The ‘taste’ and ‘smell’ of coral reefs provide insight into a dynamic ecosystem

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Coral reefs are biodiversity hotspots and are incredibly productive with a large number of organisms interacting simultaneously. Hundreds of molecules made by prominent members of the coral reef community were recently discovered by a team of scientists. Together, the compounds – modified amino acids, vitamins and steroids – understand the “smell” or “taste” of corals and algae in a tropical reef, and will help scientists understand both the dynamics of the food web and the chemical ecology of these ecosystems. .

The study, led by the Scripps Institution of Oceanography at UC San Diego, the University of Hawai’i (UH) at M?noa and the NIOZ Royal Netherlands Institute for Sea Research, was published today in the Proceedings of the National Academy of Sciences.

Although corals and algae (limu) are attached to the seabed, these organisms interact via chemicals dissolved in the water. Although knowing the importance of these molecules built during photosynthesis and released into the marine environment, their quantity, energy content and structural diversity have always been a mystery to biologists.

thousands of molecules

The team applied a cutting-edge analytical technique, known as untargeted tandem mass spectrometry, to characterize the thousands of small molecules that organisms use for growth, communication and defence.

“We have known for years that organic molecules play a big role in the fate of coral reef systems, but until now we lacked the analytical capabilities to analyze the dynamics of thousands of different molecules that make up the ‘exometabolome’ of coral reefs,” said Andreas Haas, lead author of the work.

In the reefs surrounding Mo’orea, one of French Polynesia’s Society Islands, the team collected specimens of two reef-building corals (block coral and cauliflower coral), a calcified red algae (algae crustacean coral), brown algae and algal turf (a mixture of microscopic filamentous algae). Next, they isolated and analyzed the molecules that each organism releases into seawater during daytime photosynthesis and, separately, at night when photosynthesis stops.

They found that these organisms release large amounts of hundreds of different compounds that ultimately influence seawater chemistry. The compounds determine nutrient concentrations, the growth of decomposers, and the availability of essential vitamins and minerals to plants. and animals that inhabit coral reefs.

Overview of diversity

This study provides the first snapshot of the diversity of dissolved chemicals floating among coral reefs and a window into the interactions between organisms that scientists are only just beginning to understand.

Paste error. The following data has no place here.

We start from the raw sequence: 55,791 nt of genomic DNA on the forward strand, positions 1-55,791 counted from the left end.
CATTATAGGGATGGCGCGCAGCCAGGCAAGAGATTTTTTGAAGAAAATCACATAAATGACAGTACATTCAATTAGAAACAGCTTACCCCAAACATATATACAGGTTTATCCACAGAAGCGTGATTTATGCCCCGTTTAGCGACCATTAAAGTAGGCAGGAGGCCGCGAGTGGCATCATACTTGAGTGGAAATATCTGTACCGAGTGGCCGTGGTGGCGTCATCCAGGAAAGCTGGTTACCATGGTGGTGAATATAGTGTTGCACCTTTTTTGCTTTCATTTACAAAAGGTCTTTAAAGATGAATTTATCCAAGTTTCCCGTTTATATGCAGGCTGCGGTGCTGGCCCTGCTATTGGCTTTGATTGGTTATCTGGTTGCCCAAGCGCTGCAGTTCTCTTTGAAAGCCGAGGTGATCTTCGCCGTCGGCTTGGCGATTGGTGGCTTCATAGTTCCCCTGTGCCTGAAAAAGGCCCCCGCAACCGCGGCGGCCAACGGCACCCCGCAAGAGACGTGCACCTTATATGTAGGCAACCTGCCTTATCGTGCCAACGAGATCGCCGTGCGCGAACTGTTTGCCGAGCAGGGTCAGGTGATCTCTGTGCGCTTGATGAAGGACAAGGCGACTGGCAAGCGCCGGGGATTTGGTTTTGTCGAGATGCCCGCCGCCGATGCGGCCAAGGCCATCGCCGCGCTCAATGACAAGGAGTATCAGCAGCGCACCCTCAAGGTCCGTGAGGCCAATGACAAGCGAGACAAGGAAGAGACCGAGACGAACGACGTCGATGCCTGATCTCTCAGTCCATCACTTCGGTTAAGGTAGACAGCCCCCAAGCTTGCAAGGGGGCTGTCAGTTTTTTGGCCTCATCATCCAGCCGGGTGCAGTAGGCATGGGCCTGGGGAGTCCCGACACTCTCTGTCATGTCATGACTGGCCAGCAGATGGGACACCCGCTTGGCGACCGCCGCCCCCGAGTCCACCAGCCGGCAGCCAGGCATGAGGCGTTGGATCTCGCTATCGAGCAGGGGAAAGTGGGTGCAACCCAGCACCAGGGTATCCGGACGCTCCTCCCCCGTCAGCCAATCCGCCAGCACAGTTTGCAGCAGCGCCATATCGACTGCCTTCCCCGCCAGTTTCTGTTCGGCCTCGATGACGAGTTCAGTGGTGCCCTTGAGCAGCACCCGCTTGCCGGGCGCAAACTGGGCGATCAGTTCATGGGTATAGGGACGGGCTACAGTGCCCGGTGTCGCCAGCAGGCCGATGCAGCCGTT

“There were several surprises with our findings,” said Linda Wegley Kelly, co-lead author of the book. “First, very few molecules were universal for the five organisms we studied. Even the two species of coral made few of the same molecules – more than 85% of the molecules we measured were unique to a single specific organism.”

The study demonstrated the release of more than 1000 distinct molecules with diverse structures, paving the way for new explorations in marine natural products.

Another key finding demonstrated that molecules released by corals contained many more nutrients than those produced by algae, which may have strong implications for the availability of nitrogen, phosphorus and sulfur in these reef ecosystems. Perhaps more importantly for reef food webs, the work showed that the combination of molecules released into the water by algae was more chemically reduced.

Haas explained that “algae potentially provide more energy to bacteria in the reef than corals, with implications for how increasing algae on reefs alters energy transfer by microbes to larger organisms. great in the reef ecosystem.”

Reefs around the world are changing and degrading under local pressures from human misuse and overexploitation as well as global threats of ocean warming and acidification.

“A common global change is a change from coral dominance to increased limu biomass, associated with a change in ecosystem structure and function and the amount and types of fish and invertebrates that reside there. thrive,” said Craig Nelson, co-lead. author of the book. “Understanding what such changes mean for the chemistry of an ecosystem is essential for managers, and this work demonstrates differences in the chemical exudates of corals and algae that can help us understand what changes in corals and algae mean for the ecosystem.”

In future work, the team will observe how the diversity of compounds behaves on the reef, including which molecules are rapidly disappearing, which are accumulating, and whether any of the molecules are taken up directly by other plants and animals that make up the reef. the reef community.

Other study co-authors include researchers from the University of Tübingen (Germany), San Diego State University, and the University of California, Santa Barbara.

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